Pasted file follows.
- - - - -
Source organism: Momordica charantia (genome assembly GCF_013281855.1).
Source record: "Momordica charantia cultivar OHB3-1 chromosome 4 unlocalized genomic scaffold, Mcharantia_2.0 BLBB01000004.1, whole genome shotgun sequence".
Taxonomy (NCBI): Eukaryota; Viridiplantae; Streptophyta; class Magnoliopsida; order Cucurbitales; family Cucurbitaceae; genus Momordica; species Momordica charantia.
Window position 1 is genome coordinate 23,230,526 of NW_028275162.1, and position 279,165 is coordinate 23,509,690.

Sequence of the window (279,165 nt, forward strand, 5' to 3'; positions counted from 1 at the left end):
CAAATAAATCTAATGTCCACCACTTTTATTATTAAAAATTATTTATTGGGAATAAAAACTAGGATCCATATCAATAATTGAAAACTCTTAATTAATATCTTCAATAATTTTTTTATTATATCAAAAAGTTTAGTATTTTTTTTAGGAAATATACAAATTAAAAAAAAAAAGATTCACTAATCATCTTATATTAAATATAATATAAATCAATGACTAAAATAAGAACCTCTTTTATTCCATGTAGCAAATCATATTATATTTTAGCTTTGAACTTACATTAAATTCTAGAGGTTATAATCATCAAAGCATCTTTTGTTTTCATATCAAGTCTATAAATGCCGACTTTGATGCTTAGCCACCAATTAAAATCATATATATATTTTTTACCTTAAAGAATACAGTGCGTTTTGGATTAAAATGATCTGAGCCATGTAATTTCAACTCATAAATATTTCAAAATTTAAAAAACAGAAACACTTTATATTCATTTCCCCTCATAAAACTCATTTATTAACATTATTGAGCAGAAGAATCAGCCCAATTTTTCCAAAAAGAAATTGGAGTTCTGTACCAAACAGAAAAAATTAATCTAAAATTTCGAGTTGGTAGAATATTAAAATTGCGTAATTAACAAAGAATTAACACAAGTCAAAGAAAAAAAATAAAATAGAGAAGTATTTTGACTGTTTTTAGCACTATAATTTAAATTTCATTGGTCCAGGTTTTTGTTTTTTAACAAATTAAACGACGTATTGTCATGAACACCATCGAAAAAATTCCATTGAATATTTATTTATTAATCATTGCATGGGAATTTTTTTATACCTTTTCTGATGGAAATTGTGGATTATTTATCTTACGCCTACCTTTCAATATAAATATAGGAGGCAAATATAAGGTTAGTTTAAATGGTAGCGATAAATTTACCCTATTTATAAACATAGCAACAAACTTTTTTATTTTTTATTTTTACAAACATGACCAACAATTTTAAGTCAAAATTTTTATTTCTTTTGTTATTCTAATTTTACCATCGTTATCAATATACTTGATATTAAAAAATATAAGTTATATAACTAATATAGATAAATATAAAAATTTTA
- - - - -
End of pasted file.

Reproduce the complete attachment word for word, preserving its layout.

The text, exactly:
Source organism: Momordica charantia (genome assembly GCF_013281855.1).
Source record: "Momordica charantia cultivar OHB3-1 chromosome 4 unlocalized genomic scaffold, Mcharantia_2.0 BLBB01000004.1, whole genome shotgun sequence".
Taxonomy (NCBI): Eukaryota; Viridiplantae; Streptophyta; class Magnoliopsida; order Cucurbitales; family Cucurbitaceae; genus Momordica; species Momordica charantia.
Window position 1 is genome coordinate 23,230,526 of NW_028275162.1, and position 279,165 is coordinate 23,509,690.

Sequence of the window (279,165 nt, forward strand, 5' to 3'; positions counted from 1 at the left end):
CAAATAAATCTAATGTCCACCACTTTTATTATTAAAAATTATTTATTGGGAATAAAAACTAGGATCCATATCAATAATTGAAAACTCTTAATTAATATCTTCAATAATTTTTTTATTATATCAAAAAGTTTAGTATTTTTTTTAGGAAATATACAAATTAAAAAAAAAAAGATTCACTAATCATCTTATATTAAATATAATATAAATCAATGACTAAAATAAGAACCTCTTTTATTCCATGTAGCAAATCATATTATATTTTAGCTTTGAACTTACATTAAATTCTAGAGGTTATAATCATCAAAGCATCTTTTGTTTTCATATCAAGTCTATAAATGCCGACTTTGATGCTTAGCCACCAATTAAAATCATATATATATTTTTTACCTTAAAGAATACAGTGCGTTTTGGATTAAAATGATCTGAGCCATGTAATTTCAACTCATAAATATTTCAAAATTTAAAAAACAGAAACACTTTATATTCATTTCCCCTCATAAAACTCATTTATTAACATTATTGAGCAGAAGAATCAGCCCAATTTTTCCAAAAAGAAATTGGAGTTCTGTACCAAACAGAAAAAATTAATCTAAAATTTCGAGTTGGTAGAATATTAAAATTGCGTAATTAACAAAGAATTAACACAAGTCAAAGAAAAAAAATAAAATAGAGAAGTATTTTGACTGTTTTTAGCACTATAATTTAAATTTCATTGGTCCAGGTTTTTGTTTTTTAACAAATTAAACGACGTATTGTCATGAACACCATCGAAAAAATTCCATTGAATATTTATTTATTAATCATTGCATGGGAATTTTTTTATACCTTTTCTGATGGAAATTGTGGATTATTTATCTTACGCCTACCTTTCAATATAAATATAGGAGGCAAATATAAGGTTAGTTTAAATGGTAGCGATAAATTTACCCTATTTATAAACATAGCAACAAACTTTTTTATTTTTTATTTTTACAAACATGACCAACAATTTTAAGTCAAAATTTTTATTTCTTTTGTTATTCTAATTTTACCATCGTTATCAATATACTTGATATTAAAAAATATAAGTTATATAACTAATATAGATAAATATAAAAATTTTA